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Transcatheter aortic valve replacement (TAVR) is an established alternative to surgery for patients with severe symptomatic aortic stenosis. Adjunctive antithrombotic therapy used to mitigate thrombotic risks in patients undergoing TAVR must be balanced against bleeding complications, since both are associated with increased mortality.
Stroke risk associated with TAVR is lower than that associated with surgical aortic valve replacement in recent trials including patients at intermediate or low risk, but it is constant beginning at the time of implant and accrues over time based on patient risk factors. Patients with aortic stenosis undergoing TAVR also have a sizable risk of life-threatening or major bleeding. Although dual antiplatelet therapy for 3 to 6 months after TAVR is the guideline-recommended regimen, this practice is not well supported by current evidence. In patients with no indication for oral anticoagulation, current registry-based evidence suggests that single antiplatelet therapy may be safer than dual antiplatelet therapy. Similarly, oral anticoagulation monotherapy appears superior to anticoagulation plus antiplatelet therapy in those where oral anticoagulant use is indicated. To date, no risk prediction models have been established to guide antithrombotic therapy.
Conclusions and Relevance
Despite the growing volume of TAVR procedures to treat patients with severe aortic stenosis, evidence for adjunctive antithrombotic therapy remains rather scarce. Ongoing clinical trials will provide better understanding to guide antithrombotic therapy.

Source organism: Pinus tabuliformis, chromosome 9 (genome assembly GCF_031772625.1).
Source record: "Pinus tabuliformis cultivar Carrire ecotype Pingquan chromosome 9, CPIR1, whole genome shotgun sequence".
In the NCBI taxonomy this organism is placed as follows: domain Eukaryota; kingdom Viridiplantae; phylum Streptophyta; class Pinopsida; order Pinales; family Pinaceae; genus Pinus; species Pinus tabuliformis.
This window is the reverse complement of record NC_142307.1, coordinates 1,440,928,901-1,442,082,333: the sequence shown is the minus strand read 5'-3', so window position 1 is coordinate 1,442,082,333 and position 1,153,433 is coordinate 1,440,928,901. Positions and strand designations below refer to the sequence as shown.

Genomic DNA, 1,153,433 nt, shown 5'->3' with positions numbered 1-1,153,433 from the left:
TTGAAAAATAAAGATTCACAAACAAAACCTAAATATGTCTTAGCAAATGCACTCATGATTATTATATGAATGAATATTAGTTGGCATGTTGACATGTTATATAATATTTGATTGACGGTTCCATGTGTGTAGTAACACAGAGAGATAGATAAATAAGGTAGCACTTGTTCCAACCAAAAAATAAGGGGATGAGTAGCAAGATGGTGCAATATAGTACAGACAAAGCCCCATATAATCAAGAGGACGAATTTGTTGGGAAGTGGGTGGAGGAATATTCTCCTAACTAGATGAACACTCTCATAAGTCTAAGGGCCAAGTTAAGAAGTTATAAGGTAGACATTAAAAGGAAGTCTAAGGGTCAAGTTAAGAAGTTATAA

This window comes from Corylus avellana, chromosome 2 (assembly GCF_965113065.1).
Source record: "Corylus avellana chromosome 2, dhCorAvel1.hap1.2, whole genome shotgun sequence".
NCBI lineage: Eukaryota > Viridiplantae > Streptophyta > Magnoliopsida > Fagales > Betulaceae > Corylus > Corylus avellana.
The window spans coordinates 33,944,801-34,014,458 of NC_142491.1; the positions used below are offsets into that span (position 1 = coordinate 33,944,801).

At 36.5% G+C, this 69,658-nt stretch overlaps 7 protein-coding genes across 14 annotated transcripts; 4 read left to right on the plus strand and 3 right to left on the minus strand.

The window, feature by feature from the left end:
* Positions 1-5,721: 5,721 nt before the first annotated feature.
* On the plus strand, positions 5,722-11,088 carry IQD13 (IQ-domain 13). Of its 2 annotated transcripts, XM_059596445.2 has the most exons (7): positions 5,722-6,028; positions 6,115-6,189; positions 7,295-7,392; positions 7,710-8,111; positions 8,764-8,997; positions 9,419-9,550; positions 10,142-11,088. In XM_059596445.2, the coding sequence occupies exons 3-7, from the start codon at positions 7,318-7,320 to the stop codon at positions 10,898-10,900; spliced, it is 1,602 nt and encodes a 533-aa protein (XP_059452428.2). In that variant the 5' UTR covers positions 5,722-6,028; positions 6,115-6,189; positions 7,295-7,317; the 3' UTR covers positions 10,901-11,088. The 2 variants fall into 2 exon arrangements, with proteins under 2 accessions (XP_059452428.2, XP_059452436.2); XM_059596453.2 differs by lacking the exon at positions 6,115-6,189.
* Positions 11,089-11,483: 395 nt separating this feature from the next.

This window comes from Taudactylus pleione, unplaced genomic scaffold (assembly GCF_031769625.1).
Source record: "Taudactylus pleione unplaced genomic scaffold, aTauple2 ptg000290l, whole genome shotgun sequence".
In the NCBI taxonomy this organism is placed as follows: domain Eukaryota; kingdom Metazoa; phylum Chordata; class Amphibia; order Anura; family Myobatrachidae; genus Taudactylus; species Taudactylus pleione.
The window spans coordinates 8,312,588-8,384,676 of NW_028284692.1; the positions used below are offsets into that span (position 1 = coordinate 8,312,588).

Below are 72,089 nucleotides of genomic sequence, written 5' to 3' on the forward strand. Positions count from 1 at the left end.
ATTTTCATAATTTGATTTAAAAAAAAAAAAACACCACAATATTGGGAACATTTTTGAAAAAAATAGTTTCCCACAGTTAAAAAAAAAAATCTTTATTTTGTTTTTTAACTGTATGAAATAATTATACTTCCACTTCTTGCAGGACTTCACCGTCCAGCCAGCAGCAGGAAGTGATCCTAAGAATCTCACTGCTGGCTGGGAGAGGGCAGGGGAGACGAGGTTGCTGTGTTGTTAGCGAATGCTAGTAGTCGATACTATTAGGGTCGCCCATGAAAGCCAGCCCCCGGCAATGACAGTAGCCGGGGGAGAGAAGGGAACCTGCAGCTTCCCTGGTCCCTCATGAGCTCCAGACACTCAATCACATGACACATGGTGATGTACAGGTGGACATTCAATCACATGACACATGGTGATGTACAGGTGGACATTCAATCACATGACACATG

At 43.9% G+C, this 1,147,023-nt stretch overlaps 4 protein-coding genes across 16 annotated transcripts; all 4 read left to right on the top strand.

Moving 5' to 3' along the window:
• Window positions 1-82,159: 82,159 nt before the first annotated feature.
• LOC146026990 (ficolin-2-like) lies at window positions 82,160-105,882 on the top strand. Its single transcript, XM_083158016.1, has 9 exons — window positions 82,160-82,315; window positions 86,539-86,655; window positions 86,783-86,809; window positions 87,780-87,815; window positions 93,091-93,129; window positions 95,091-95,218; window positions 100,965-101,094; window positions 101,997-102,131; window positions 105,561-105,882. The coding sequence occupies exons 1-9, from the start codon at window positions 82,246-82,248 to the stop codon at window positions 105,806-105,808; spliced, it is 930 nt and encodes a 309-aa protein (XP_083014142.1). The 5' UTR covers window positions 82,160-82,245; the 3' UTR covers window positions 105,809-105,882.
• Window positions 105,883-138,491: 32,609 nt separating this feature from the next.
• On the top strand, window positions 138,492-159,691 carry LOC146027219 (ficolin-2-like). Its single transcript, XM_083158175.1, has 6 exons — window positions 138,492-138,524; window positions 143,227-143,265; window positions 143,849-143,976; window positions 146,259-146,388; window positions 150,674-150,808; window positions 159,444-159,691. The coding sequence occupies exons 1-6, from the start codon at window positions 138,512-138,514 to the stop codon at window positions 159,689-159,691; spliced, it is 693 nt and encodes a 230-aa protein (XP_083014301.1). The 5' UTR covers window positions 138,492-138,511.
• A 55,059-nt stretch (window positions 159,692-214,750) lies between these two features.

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Accepted for Publication: September 20, 2019.
Corresponding Author: Alexandra Lansky, MD, Division of Cardiovascular Medicine, Yale School of Medicine, 135 College St, Ste 101, New Haven, CT 06510 (email@example.com).
Published Online: November 13, 2019. doi:10.1001/jamacardio.2019.4367
Author Contributions: Drs Saito and Lansky had full access to all of the data in the study and take responsibility for the integrity of the data and the accuracy of the data analysis.
Concept and design: Saito, Nazif, Baumbach, Tchétché, Latib, Forrest, Prendergast, Lansky.
Acquisition, analysis, or interpretation of data: Saito, Tchétché, Kaple, Forrest.
Drafting of the manuscript: Saito, Latib, Forrest.
Critical revision of the manuscript for important intellectual content: Nazif, Baumbach, Tchétché, Latib, Kaple, Forrest, Prendergast, Lansky.
Administrative, technical, or material support: Latib, Forrest.
Supervision: Latib, Forrest.
Conflict of Interest Disclosures: Dr Nazif reports grants, personal fees, and nonfinancial support from Edwards Lifesciences, Medtronic, and Boston Scientific outside the submitted work. Dr Latib is on the advisory boards of Medtronic and Abbott and reported personal fees from Medtronic, Abbott, and Edwards Lifesciences outside the submitted work. Dr Forrest reports personal fees and grants from Edwards Lifesciences and Medtronic outside the submitted work. Dr Lansky reports grants from Abbott Vascular and personal fees from Venous Medical/Keystone Heart, KSH, Microport, Sinomed, and AstraZeneca outside the submitted work. Dr Saito reported grants from SENSHIN Medical Research Foundation outside the submitted work. Dr Baumbach reported grants and personal fees from Abbott and personal fees from AstraZeneca, Microport, and Sinomed outside the submitted work. No other disclosures were reported.
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